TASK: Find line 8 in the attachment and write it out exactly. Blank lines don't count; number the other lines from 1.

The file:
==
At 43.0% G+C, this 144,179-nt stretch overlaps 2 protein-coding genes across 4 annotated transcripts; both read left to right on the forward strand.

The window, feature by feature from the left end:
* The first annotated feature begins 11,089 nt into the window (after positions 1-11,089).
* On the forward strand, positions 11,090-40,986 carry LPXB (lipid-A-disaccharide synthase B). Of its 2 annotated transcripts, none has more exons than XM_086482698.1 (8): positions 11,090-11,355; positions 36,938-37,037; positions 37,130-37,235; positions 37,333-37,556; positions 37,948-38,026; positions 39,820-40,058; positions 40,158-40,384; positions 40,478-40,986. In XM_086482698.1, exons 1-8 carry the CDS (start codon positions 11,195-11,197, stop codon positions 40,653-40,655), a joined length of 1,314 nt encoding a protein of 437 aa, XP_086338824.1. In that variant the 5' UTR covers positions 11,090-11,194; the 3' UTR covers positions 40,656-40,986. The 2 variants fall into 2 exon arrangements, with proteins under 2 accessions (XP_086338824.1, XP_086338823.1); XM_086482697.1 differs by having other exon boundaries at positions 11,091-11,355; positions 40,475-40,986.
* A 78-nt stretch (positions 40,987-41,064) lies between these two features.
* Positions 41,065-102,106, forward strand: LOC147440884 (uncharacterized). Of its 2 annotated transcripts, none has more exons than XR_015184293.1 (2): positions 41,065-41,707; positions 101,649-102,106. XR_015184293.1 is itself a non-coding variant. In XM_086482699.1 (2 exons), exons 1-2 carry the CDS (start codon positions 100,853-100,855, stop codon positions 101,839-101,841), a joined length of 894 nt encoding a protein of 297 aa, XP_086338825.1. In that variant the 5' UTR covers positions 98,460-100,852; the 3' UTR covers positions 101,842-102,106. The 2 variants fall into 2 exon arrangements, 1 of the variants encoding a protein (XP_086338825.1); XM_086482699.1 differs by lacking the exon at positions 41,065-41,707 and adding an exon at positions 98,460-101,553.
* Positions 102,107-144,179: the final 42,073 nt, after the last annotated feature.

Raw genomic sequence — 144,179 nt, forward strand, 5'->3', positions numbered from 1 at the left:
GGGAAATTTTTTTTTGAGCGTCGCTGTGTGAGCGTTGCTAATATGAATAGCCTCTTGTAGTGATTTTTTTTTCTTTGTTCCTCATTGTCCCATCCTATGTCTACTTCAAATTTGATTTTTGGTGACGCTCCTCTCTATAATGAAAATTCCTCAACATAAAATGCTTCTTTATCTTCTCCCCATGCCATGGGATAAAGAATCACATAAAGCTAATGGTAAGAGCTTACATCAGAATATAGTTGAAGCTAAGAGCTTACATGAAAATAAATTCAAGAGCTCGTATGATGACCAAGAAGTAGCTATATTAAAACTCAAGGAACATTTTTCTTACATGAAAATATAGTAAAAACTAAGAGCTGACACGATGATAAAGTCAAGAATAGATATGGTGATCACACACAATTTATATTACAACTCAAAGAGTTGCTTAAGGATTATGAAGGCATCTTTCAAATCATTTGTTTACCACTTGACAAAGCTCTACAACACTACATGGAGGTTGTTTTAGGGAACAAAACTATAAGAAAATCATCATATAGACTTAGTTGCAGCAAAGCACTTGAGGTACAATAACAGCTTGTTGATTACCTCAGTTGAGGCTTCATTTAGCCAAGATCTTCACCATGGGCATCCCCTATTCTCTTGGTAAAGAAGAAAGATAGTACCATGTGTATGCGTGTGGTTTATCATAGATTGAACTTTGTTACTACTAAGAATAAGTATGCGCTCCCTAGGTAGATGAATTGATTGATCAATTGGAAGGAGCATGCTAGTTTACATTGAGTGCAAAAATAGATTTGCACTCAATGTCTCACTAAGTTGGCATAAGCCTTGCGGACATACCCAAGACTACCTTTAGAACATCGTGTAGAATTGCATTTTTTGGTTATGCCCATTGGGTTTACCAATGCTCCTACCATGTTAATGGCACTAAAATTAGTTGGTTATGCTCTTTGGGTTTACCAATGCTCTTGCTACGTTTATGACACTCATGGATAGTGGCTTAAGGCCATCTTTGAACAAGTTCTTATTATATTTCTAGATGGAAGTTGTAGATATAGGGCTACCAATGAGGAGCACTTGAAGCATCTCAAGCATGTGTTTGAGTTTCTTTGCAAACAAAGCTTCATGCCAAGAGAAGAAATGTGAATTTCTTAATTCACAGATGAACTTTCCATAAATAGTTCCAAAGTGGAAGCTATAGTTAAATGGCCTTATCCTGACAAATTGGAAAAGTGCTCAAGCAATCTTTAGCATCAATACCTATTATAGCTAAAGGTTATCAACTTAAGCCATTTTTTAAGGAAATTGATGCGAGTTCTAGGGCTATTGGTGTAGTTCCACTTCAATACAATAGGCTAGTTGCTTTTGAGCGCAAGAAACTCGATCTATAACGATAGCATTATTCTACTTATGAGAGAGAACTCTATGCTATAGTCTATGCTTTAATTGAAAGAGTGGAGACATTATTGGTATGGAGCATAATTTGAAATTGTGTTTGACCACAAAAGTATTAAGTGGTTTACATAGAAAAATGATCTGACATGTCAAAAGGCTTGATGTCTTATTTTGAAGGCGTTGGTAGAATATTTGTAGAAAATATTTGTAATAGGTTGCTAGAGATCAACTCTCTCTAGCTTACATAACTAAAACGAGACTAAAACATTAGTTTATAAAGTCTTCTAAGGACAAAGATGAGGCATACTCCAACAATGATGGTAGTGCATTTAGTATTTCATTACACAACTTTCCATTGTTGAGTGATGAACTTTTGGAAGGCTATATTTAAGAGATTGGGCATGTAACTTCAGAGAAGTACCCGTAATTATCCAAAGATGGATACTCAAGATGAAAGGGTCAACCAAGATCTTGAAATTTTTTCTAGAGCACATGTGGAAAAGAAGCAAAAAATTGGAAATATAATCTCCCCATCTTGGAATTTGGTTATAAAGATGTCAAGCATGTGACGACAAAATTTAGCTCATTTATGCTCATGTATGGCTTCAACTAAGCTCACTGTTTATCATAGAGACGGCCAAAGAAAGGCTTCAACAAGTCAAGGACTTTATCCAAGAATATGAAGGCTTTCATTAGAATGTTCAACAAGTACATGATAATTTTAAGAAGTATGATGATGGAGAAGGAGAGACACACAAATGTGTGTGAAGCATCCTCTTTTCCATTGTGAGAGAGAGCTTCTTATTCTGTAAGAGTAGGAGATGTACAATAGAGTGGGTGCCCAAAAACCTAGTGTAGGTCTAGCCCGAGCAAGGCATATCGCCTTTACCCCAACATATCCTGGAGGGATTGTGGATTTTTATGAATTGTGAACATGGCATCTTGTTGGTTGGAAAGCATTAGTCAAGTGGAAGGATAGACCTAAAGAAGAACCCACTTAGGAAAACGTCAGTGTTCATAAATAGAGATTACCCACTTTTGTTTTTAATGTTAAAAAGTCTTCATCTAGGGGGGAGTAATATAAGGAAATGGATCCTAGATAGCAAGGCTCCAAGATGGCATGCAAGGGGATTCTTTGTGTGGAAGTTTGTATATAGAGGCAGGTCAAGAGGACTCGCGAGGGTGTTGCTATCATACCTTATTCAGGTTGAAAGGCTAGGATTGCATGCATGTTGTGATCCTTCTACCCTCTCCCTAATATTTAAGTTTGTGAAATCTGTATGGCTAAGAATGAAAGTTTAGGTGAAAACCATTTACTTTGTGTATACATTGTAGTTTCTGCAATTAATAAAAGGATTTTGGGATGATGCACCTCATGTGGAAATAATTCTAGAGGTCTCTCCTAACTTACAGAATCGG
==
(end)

Raw genomic sequence — 144,179 nt, forward strand, 5'->3', positions numbered from 1 at the left: